Skip to content

Mother Tongues Connections. Meet Ema Stapleton

Mother Tongues Connections

Meet Ema Stapleton
ema stapleton

I am a musician, teacher, musicologist, and composer from Dublin. I am primarily involved in music research, but in the current quarantine I have turned to songwriting for inspiration and solace.

How would you describe your last year in a nutshell?

In September, I started working in my dream job: lecturing in musicology, research methods, and artistic development at BIMM Dublin, where I was previously a student! I have been consumed by lesson planning and long days between the teaching and my second job as an admin in a music school, but it has been a completely fulfilling year! I also worked with MT on the Mother Tongues Festival as the event coordinator, both this year and last, which has connected me with so many creative people and practicing artists from all over the world. It has been wonderful to see the organisation grow, and I only hope it can continue to do so despite these challenging times. My year of teaching is coming to a close soon, so I will be looking for creative ways to fill my summer months before I do it all again next year!

What is the role of art in your life right now?

Art is very important to me, it has been for as long as I can remember, and it is a particularly prominent part of my life at the moment. Specifically, music is my biggest artistic pursuit and passion. I am a vocalist and composer. However, in quarantine I have also been seeking other, artistic ways to pass the time. I have been painting abstract pieces on canvas and I have taken up poi spinning (a beautiful circus art, if you haven’t heard of it).

What projects are you working on right now?

I am currently writing several songs inspired by the quarantine, including co-writes with people from all over the world! It’s crazy how our world of communication can expand when our physical world gets smaller. I have no solid plans for what I will do with these songs yet, but we will see! I will likely be uploading some of them to SoundCloud (, at least.

How did Covid-19 affect your work and your lifestyle?

I have been very fortunate that most of my work has remained relatively stable throughout the Covid-19 crisis. I am still working the majority of the hours I did before the lockdown, and I am very thankful to my several places of work for that. My lifestyle has changed quite a bit, however. Adjusting to working and teaching online has been difficult, but there has been a lot of support there from my employers in doing so. I have been going out cycling, which I previously had not done in quite some time, because it is easier to keep distant from other people when cycling than walking. That has certainly been an unexpected plus to come from this situation!

Do you think the current pandemic has changed you? If so, in what way?

I do not think I have been changed in any profound, fundamental way, but I do think it has challenged my way of thinking greatly. The mediation of Covid has been messy and confusing, and it has taught me not to get swept away in a sea of speculation. I have begun to think very much in the moment, as no one knows at the moment what the world will look like a month from now, or three or six months. I have been eerily calm throughout this entire situation because I have stopped worrying about the things that are not an immediate issue at the moment, or that are outside of my control. I hope that is something I will be able to hold on to once the pandemic quietens down!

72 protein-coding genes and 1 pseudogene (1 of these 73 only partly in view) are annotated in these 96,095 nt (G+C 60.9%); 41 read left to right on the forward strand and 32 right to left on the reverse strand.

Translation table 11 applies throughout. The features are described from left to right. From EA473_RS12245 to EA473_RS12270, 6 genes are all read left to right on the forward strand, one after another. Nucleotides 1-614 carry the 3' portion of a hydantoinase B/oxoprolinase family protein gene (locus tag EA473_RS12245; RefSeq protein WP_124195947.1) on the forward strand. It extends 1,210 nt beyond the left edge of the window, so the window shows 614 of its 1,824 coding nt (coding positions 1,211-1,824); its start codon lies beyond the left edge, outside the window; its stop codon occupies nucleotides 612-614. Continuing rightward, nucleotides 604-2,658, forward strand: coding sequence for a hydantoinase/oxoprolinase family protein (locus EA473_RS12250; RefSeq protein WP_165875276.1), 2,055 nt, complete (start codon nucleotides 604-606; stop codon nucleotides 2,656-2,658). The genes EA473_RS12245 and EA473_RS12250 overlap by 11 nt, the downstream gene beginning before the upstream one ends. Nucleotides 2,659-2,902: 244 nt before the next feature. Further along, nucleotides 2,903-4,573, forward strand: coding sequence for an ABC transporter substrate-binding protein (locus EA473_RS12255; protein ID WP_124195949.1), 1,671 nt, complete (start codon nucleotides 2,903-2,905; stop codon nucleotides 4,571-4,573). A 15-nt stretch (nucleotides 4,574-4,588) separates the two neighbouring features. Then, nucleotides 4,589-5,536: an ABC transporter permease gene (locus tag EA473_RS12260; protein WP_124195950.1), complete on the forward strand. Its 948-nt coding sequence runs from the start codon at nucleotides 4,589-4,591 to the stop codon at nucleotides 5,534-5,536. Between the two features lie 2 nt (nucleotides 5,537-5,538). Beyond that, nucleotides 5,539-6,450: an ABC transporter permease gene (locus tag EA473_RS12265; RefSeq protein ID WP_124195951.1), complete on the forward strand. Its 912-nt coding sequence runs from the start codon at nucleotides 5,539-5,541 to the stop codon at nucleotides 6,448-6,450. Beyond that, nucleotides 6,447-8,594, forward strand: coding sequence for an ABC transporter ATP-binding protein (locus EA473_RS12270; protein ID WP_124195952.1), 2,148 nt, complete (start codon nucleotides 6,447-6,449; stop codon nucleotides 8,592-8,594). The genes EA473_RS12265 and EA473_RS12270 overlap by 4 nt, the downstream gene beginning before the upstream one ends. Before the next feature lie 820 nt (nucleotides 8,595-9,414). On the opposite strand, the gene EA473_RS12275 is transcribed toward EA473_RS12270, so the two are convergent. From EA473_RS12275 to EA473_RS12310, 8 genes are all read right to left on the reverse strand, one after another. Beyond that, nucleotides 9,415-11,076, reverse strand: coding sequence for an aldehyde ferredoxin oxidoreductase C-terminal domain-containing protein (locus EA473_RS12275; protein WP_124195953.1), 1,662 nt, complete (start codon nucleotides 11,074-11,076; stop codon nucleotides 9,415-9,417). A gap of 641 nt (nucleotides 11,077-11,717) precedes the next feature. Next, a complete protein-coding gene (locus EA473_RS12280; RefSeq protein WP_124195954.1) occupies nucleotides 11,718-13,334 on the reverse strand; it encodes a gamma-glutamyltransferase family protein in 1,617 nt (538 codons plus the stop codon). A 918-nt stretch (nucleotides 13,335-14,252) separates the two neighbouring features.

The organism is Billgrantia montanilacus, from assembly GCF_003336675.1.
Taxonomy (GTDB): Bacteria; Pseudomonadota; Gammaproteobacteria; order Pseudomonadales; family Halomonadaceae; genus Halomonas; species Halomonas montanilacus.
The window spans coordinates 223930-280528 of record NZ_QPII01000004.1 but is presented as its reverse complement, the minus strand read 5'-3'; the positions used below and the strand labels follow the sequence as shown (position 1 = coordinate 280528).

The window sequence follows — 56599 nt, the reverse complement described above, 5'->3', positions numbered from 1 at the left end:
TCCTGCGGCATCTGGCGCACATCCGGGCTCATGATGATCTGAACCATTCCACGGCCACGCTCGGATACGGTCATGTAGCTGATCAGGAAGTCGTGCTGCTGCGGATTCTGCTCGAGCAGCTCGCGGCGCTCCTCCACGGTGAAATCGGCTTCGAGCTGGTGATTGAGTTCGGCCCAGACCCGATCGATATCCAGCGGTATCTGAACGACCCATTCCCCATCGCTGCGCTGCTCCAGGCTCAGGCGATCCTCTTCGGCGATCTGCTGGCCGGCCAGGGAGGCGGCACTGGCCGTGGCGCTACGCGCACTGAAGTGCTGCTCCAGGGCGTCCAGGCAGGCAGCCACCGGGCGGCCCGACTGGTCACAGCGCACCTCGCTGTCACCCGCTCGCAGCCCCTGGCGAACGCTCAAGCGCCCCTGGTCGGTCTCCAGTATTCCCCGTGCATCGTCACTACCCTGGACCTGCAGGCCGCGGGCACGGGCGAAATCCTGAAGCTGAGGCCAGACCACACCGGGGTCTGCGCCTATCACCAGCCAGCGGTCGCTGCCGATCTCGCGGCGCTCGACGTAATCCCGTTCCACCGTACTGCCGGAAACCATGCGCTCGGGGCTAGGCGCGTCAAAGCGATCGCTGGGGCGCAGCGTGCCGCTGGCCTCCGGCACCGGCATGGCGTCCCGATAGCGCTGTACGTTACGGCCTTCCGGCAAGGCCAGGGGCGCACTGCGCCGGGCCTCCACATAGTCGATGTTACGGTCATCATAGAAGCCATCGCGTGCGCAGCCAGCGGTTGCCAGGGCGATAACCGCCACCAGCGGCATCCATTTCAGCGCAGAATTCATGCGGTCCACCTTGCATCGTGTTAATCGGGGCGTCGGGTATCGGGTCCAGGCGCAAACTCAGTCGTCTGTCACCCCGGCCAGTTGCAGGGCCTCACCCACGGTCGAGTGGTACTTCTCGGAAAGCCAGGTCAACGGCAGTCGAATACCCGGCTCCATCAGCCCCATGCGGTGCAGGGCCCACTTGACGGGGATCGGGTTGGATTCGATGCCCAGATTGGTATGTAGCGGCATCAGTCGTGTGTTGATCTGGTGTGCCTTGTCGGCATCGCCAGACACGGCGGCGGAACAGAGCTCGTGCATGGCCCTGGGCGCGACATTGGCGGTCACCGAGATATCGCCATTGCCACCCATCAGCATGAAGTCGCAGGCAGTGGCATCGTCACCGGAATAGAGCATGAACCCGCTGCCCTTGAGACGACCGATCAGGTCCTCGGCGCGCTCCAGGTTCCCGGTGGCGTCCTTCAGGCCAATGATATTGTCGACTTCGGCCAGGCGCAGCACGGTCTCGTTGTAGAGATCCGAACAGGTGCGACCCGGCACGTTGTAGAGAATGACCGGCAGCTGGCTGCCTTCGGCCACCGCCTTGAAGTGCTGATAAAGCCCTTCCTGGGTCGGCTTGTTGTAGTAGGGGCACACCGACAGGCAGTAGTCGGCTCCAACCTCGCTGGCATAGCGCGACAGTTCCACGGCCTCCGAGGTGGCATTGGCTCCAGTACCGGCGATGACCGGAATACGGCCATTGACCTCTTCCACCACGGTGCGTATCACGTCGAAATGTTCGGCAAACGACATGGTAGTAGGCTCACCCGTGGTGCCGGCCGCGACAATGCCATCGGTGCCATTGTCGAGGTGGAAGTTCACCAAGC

what is the biggest challenge for the creative sector right now?

I think there are many, many challenges for people who work in creative jobs at the moment. In any kind of crisis, often the first jobs to be cut are the “non-essential” creative and entertainment ones. However, due to the amount of time many people have one their hands right now, I have seen many people expressing an interest in taking up an instrument through online lessons.
So, while artists are losing jobs because of the pandemic, there may be new, temporary jobs for us in unexpected places. This pandemic is particularly harmful, though, because in-person entertainment cannot take place.
Often, things like gigs or art classes can be an artist’s main source of income and these incomes are being replaced by free live streams on Instagram or Facebook. I’m sure there are many artists finding the that particular situation very difficult at the moment. To combat this, there has been a push on social media to encourage people to buy merchandise or art from artists to help them through this difficult time, which I completely support!

What do you look forward to the most right now?

I look forward to my daily excursion outside! Like I said, I have really not been thinking beyond the current moment. It has been much easier to just focus on what I can do now than wistfully dreaming of what I will do once the lockdown is lifted. Cycling has become such a source of calm for me in present times. When it is quiet out, I have also been going for walks in a park near me. I swear the birds are chirping louder now that we’re not disturbing them.

Share your story or events with us!

If you’ve got some good news, a fun event or workshop people can enjoy or support artists or ways people can help their community, let us know by emailing us the details and an image

Subscribe to the Mother Tongues Festival Newsletter

Leave a Reply

Scroll Up